Grad Stories (2014)
Julianna Kilpatrick had a good life, holding down an executive position with Viacom in product placement.
And then it hit.
Not the recession - cancer.
Kilpatrick, 39, beat the cancer, but lost her career.
“The doctors told me I couldn’t continue in my present career due to the workload,” Kilpatrick said. Attempting to salvage her future, she began re-examining her life, reviewing her goals coming out of high school in 1990.
“I wanted to get into sports medicine. At that time, it was impossible for women to have a career in the field, but now women have broken into the sports industry as reporters, athletic trainers, and sports medicine (professionals). I felt my dream could be achieved now.”
With renewed passion, Kilpatrick, a single mother at the time, dove right in, enrolling at Norco College 21 years after graduating from high school. She and her classmates will celebrate their accomplishments at the commencement ceremony on June 12.
For Kilpatrick the journey has been intimidating, yet fulfilling.
“I’d tell single mothers to just do it (return to school),” she said. “The sooner you start, the sooner you are on the journey to a better life. It's incredibly intimidating to risk failure, wonder how out of place you will feel sitting in a classroom, and if you have the ability to handle the schoolwork. I had the same fears. By engaging and becoming involved on campus I found the inspiration to continue on when times got tough.”
Kilpatrick will leave Norco College with a 4.0 grade point average and two associate of arts degrees. She will continue her education at the University of Texas, working toward a degree in Pre-Med Exercise Science, ATEP (Athletic Training Exercise Program), before beginning the Physician's Assistant in Sports Medicine program.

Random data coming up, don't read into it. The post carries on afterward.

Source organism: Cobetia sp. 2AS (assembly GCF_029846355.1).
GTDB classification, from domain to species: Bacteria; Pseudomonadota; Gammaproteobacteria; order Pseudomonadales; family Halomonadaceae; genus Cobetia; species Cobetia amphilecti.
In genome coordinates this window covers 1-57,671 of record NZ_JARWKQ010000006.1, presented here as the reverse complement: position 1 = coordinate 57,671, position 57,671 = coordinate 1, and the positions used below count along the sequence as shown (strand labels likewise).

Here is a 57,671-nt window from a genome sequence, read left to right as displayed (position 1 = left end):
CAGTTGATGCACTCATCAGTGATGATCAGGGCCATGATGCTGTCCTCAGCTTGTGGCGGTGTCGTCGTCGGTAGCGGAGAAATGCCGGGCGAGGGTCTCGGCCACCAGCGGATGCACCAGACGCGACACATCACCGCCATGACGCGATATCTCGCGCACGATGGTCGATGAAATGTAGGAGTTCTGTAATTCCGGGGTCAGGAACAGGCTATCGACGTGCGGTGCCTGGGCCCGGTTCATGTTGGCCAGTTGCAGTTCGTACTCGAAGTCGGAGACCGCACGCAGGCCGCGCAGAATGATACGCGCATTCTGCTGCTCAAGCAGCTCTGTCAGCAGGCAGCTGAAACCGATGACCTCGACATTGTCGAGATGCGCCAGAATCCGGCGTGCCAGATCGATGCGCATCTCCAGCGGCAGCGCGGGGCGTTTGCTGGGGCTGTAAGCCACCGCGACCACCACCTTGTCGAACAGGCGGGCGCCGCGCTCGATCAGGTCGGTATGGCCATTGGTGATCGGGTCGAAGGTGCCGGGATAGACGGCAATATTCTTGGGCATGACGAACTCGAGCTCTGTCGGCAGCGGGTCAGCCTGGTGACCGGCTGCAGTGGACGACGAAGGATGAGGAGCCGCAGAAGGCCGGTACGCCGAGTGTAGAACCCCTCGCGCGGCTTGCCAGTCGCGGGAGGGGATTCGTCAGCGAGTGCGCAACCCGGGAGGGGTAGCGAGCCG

“It was a lot of hard work,” she said on maintaining a 4.0 GPA. “Essentially it's about time management and organization. I created study buddies/groups in each class, used an application called iStudies Pro, inputting important dates with alerts. I also used study groups before major tests. Sharing information with others is a great way to find mastery in a subject.”
Kilpatrick also leaned heavily on her family, including children Brenna and Jack, and boyfriend, Robert Tollett, who attends Norco College. Together they created a workflow chart for daily chores and cooking, giving Kilpatrick time to study. She also credited the staff of Norco College, saying the College is like “family.”
She says she’ll cherish one thing above all else – knowledge.
“The knowledge of myself and my abilities. The knowledge of academia and how all subjects combine, allowing me to grow, become educated. The knowledge of empowerment in achieving my goals despite those who said I could not, and pursuing those goals I have not yet reached.”
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